http://www.gardenexpress.com.au/forum/viewtopic.php?f=34&t=6080

If you have any other questions please don't hesitate to post them.
Oh, and if you think it's all too much, just put the whole tree in a LARGE box and send it up here - I'm sure I could painlessly 'dispose' of it for you to save you the trouble. :twisted: Material like this is what Bonsai nuts like me dream of finding.

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Re: Tasmanian Myrtle Queerie?

Postby Misty Fields » Fri May 09, 2008 11:36 pm

Thanks Taffy,
I couldn't see the 4 photos with your reply post that you described, am I looking in the right place :?: as I am still learning to use the forum
or did you forget to add them?
I tried an air layer on my japanese maple last spring so I have read a little on it, but dont know if it has worked yet must check and see how it is going.
Didn't think to do that with the tree but might think about it. :-?
I have quite a few little myrtles already but the size would be good if I could achieve it.
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Re: Tasmanian Myrtle Queerie?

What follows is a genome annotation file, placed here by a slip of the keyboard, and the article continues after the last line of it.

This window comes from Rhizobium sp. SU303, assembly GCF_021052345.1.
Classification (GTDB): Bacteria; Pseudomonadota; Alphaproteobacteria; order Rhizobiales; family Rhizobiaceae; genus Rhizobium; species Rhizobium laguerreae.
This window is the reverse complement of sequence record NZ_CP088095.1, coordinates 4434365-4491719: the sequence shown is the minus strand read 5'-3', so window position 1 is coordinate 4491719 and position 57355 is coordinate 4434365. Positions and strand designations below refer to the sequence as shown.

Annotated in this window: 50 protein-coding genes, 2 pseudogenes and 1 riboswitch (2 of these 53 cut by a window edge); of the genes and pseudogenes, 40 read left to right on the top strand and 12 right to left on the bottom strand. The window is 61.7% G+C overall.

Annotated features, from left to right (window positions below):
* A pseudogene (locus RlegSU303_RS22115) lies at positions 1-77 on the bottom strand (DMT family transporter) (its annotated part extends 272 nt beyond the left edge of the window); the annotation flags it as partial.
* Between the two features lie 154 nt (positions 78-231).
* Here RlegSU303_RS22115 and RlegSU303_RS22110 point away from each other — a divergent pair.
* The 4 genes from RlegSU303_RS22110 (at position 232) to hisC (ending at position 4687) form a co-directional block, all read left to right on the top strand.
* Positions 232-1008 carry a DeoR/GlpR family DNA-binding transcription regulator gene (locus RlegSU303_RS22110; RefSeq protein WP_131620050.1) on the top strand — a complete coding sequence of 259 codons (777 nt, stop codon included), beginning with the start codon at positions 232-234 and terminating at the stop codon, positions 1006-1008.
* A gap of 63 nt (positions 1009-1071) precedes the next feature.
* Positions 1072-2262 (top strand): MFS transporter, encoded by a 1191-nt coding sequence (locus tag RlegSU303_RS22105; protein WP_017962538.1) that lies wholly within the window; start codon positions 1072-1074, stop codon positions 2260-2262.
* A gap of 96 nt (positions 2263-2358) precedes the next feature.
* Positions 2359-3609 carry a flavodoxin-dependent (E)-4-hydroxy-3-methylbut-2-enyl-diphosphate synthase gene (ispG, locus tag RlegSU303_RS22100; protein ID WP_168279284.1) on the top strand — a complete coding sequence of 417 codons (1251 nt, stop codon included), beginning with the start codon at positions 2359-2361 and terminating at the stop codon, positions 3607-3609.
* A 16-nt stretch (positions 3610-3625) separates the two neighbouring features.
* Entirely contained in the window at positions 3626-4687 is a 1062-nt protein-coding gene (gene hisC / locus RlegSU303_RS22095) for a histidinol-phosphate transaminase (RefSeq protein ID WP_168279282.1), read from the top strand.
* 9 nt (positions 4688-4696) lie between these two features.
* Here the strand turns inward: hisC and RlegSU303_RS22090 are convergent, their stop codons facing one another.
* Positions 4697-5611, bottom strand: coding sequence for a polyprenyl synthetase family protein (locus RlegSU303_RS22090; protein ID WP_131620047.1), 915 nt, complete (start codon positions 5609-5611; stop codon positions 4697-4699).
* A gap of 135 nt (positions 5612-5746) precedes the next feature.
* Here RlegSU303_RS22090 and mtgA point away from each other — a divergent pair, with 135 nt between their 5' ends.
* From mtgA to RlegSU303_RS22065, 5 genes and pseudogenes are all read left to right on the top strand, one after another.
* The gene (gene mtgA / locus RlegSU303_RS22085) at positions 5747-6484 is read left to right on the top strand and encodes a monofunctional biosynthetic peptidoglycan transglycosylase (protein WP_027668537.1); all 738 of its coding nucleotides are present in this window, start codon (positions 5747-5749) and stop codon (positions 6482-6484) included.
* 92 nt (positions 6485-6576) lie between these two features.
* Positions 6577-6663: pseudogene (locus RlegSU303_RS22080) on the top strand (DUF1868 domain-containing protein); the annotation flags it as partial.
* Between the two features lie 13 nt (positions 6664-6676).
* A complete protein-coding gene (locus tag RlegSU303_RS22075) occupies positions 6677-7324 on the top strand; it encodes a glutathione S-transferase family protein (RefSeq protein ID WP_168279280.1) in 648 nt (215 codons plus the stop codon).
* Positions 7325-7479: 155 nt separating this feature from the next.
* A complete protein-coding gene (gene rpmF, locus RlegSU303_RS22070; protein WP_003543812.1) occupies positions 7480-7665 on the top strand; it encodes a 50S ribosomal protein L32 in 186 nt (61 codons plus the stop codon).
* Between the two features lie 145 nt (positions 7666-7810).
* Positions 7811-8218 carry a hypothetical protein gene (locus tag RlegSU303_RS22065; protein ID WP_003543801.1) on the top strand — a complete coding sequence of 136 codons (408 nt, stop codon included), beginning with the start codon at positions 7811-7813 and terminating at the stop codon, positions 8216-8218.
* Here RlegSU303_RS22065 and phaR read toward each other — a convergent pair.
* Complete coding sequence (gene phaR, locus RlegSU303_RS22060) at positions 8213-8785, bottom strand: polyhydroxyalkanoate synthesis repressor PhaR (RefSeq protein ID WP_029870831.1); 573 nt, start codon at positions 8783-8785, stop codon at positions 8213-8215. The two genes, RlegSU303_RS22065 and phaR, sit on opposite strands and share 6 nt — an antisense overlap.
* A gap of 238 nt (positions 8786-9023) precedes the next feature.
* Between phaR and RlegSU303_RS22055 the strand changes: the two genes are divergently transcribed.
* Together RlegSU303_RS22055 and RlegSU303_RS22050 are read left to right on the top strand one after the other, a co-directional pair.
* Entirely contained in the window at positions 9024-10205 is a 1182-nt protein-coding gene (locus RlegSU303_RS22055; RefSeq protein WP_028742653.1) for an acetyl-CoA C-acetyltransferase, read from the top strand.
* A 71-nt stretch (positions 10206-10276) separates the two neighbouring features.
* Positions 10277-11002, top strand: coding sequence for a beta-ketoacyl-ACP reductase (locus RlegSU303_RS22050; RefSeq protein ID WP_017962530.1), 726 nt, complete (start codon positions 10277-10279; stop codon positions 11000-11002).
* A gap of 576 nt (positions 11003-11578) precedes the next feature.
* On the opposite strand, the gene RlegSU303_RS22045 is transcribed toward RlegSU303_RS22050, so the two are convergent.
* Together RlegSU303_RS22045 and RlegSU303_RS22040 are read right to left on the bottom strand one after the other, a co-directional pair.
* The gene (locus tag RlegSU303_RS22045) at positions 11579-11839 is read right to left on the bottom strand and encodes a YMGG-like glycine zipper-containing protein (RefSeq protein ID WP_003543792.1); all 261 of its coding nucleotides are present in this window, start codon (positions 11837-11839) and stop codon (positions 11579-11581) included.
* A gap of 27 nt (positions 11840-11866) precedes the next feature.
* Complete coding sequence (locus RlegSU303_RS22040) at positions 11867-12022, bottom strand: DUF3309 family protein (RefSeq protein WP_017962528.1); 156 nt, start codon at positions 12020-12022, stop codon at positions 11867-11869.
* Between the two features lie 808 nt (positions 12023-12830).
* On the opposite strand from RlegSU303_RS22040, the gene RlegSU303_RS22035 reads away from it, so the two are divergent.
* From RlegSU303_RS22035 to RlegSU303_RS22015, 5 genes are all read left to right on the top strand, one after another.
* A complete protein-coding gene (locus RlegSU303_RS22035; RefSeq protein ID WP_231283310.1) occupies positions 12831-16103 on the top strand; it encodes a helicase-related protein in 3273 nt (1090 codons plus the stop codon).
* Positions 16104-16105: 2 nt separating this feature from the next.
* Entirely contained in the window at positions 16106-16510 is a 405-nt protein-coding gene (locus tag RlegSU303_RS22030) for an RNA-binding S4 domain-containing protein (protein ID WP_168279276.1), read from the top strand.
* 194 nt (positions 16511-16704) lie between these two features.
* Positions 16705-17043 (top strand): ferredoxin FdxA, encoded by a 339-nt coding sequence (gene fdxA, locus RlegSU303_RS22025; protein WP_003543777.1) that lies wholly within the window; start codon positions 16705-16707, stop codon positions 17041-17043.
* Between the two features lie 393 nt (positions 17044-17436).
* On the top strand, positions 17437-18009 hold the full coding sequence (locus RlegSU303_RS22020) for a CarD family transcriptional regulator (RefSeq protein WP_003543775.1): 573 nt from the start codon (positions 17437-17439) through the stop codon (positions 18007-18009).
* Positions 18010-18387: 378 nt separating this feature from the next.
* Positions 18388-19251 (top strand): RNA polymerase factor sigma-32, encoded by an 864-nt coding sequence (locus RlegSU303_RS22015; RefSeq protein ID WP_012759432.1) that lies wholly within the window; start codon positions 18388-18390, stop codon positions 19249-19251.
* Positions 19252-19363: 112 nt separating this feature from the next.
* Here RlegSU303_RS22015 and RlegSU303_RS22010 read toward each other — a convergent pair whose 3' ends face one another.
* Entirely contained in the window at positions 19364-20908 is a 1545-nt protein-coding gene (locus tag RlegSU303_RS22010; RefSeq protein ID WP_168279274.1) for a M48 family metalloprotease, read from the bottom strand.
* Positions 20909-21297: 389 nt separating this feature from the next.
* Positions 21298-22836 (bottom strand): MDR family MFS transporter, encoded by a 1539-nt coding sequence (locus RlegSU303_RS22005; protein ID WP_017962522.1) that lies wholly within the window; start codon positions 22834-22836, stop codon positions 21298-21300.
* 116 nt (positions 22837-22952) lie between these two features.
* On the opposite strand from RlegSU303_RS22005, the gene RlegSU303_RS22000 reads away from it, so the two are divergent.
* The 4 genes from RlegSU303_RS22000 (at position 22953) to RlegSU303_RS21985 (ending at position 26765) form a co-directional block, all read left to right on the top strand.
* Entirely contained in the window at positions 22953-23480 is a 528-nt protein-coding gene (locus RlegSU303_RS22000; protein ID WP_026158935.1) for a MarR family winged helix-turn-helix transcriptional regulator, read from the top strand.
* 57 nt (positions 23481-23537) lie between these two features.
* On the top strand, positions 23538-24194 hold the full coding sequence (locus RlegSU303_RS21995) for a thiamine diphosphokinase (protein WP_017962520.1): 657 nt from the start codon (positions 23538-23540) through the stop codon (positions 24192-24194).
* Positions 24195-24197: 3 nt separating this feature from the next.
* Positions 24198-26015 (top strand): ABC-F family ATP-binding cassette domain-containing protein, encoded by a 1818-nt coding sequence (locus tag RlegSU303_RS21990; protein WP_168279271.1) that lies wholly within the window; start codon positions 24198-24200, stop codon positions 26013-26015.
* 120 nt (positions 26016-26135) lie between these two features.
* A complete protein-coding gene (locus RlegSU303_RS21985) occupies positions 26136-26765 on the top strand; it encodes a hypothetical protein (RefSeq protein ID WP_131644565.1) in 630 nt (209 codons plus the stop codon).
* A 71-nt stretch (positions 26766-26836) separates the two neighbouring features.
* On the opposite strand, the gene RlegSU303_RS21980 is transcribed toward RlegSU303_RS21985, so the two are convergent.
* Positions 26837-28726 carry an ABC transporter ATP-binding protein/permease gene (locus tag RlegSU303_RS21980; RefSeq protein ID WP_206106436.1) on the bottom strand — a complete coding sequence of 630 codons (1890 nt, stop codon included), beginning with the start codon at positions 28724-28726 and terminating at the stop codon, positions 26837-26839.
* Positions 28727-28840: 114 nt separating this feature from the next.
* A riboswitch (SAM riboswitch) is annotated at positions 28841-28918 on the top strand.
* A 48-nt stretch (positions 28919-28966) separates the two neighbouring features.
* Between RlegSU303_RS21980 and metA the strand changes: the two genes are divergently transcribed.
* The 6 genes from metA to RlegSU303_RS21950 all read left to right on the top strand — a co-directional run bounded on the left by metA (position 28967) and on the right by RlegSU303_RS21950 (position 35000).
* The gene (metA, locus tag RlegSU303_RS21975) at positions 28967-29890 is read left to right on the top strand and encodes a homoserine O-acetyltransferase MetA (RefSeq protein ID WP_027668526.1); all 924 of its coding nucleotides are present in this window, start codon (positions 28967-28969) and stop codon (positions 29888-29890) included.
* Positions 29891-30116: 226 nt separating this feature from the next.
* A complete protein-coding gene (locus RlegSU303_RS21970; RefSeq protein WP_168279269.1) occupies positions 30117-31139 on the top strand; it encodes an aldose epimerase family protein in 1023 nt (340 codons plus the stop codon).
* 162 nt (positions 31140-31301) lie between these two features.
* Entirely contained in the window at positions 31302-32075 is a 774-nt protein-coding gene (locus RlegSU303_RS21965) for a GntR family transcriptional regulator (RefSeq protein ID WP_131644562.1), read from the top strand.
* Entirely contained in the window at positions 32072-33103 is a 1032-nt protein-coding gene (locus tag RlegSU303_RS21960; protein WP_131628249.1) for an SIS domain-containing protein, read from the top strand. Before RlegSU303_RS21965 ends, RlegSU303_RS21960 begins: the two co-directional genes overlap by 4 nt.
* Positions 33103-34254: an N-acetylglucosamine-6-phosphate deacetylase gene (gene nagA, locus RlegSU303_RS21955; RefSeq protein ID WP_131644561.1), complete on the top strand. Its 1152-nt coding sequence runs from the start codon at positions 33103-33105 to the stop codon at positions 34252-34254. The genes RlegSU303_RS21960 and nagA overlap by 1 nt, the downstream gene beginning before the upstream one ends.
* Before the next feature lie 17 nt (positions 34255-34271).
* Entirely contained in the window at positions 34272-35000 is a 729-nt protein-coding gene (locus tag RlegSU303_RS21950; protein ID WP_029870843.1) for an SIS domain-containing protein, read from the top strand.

Postby Pam » Sat May 10, 2008 6:16 am

Misty, click on the link in Taffy's reply. The pics are there.
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Re: Tasmanian Myrtle Queerie?

Postby Misty Fields » Sat May 10, 2008 7:06 pm

Thanks Pam I checked out the link pictures of the air layering, but Taffy was describing what to do with my myrtle tree and said there were 4 photos with markers on, I couldnt find them anywhere :?:
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Re: Tasmanian Myrtle Queerie?

Postby taffyman » Sat May 10, 2008 10:32 pm

Geez, I can be a right idiot at times Image Sorry about that Misty :oops: . Have another look at that reply, hopefully the pics are there now.
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Re: Tasmanian Myrtle Queerie?

Postby Misty Fields » Sat May 10, 2008 11:36 pm

Thanks for your help Taffy I can see them now. :D
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Re: Tasmanian Myrtle Queerie?

Postby Pam » Sun May 11, 2008 5:07 am

taffyman wrote:Geez, I can be a right idiot at times


:-?
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Re: Tasmanian Myrtle Queerie?

Postby guzzigirl » Sun May 11, 2008 9:45 am

Taffy, with all those suggested places for aerial layering, can you do multiple layers on one branch at the same time? or would you need to do one at a time?
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Re: Tasmanian Myrtle Queerie?

Postby taffyman » Fri Nov 28, 2008 10:03 pm

Sorry I'm six months late with a reply GG - I must have missed your post :oops:
Yes you sure can put multiple layers on a single branch or the main trunk. As long as there is some foliage below the layers well as above, then the layers should survive ok.
This one below started off as two trunks over 2 metres tall. I put four layers on it - 2 on each trunk and all four survived without any problems - I ended up giving them all away.